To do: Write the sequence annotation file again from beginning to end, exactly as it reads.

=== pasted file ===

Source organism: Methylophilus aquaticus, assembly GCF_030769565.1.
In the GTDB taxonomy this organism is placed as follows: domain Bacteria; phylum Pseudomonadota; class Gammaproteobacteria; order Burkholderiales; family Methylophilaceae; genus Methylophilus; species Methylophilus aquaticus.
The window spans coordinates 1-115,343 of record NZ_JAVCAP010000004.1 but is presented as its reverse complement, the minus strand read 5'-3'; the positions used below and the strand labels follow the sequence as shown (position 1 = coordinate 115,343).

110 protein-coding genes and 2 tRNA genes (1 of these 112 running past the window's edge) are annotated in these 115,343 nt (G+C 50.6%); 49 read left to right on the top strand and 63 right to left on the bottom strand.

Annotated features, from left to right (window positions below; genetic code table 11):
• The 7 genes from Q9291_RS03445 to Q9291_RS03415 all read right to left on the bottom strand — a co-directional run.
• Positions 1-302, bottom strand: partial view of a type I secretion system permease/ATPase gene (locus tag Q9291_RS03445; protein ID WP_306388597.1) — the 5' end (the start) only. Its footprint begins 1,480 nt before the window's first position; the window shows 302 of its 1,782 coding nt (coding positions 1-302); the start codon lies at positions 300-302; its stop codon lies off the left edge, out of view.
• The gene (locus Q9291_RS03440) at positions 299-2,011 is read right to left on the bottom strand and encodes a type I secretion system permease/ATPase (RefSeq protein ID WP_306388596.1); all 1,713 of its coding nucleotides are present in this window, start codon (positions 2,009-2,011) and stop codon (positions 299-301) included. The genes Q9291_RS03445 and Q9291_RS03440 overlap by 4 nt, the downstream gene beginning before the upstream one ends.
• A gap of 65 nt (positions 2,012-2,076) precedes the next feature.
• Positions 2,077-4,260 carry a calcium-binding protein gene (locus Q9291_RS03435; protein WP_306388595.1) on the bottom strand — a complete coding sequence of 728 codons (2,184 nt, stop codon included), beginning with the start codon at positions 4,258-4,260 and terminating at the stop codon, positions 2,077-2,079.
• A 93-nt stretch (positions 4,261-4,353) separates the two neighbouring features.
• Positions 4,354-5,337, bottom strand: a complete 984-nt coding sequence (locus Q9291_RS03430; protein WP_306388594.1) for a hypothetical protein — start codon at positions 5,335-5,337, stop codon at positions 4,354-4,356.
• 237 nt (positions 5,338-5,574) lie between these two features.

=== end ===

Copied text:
Source organism: Methylophilus aquaticus, assembly GCF_030769565.1.
In the GTDB taxonomy this organism is placed as follows: domain Bacteria; phylum Pseudomonadota; class Gammaproteobacteria; order Burkholderiales; family Methylophilaceae; genus Methylophilus; species Methylophilus aquaticus.
The window spans coordinates 1-115,343 of record NZ_JAVCAP010000004.1 but is presented as its reverse complement, the minus strand read 5'-3'; the positions used below and the strand labels follow the sequence as shown (position 1 = coordinate 115,343).

110 protein-coding genes and 2 tRNA genes (1 of these 112 running past the window's edge) are annotated in these 115,343 nt (G+C 50.6%); 49 read left to right on the top strand and 63 right to left on the bottom strand.

Annotated features, from left to right (window positions below; genetic code table 11):
• The 7 genes from Q9291_RS03445 to Q9291_RS03415 all read right to left on the bottom strand — a co-directional run.
• Positions 1-302, bottom strand: partial view of a type I secretion system permease/ATPase gene (locus tag Q9291_RS03445; protein ID WP_306388597.1) — the 5' end (the start) only. Its footprint begins 1,480 nt before the window's first position; the window shows 302 of its 1,782 coding nt (coding positions 1-302); the start codon lies at positions 300-302; its stop codon lies off the left edge, out of view.
• The gene (locus Q9291_RS03440) at positions 299-2,011 is read right to left on the bottom strand and encodes a type I secretion system permease/ATPase (RefSeq protein ID WP_306388596.1); all 1,713 of its coding nucleotides are present in this window, start codon (positions 2,009-2,011) and stop codon (positions 299-301) included. The genes Q9291_RS03445 and Q9291_RS03440 overlap by 4 nt, the downstream gene beginning before the upstream one ends.
• A gap of 65 nt (positions 2,012-2,076) precedes the next feature.
• Positions 2,077-4,260 carry a calcium-binding protein gene (locus Q9291_RS03435; protein WP_306388595.1) on the bottom strand — a complete coding sequence of 728 codons (2,184 nt, stop codon included), beginning with the start codon at positions 4,258-4,260 and terminating at the stop codon, positions 2,077-2,079.
• A 93-nt stretch (positions 4,261-4,353) separates the two neighbouring features.
• Positions 4,354-5,337, bottom strand: a complete 984-nt coding sequence (locus Q9291_RS03430; protein WP_306388594.1) for a hypothetical protein — start codon at positions 5,335-5,337, stop codon at positions 4,354-4,356.
• 237 nt (positions 5,338-5,574) lie between these two features.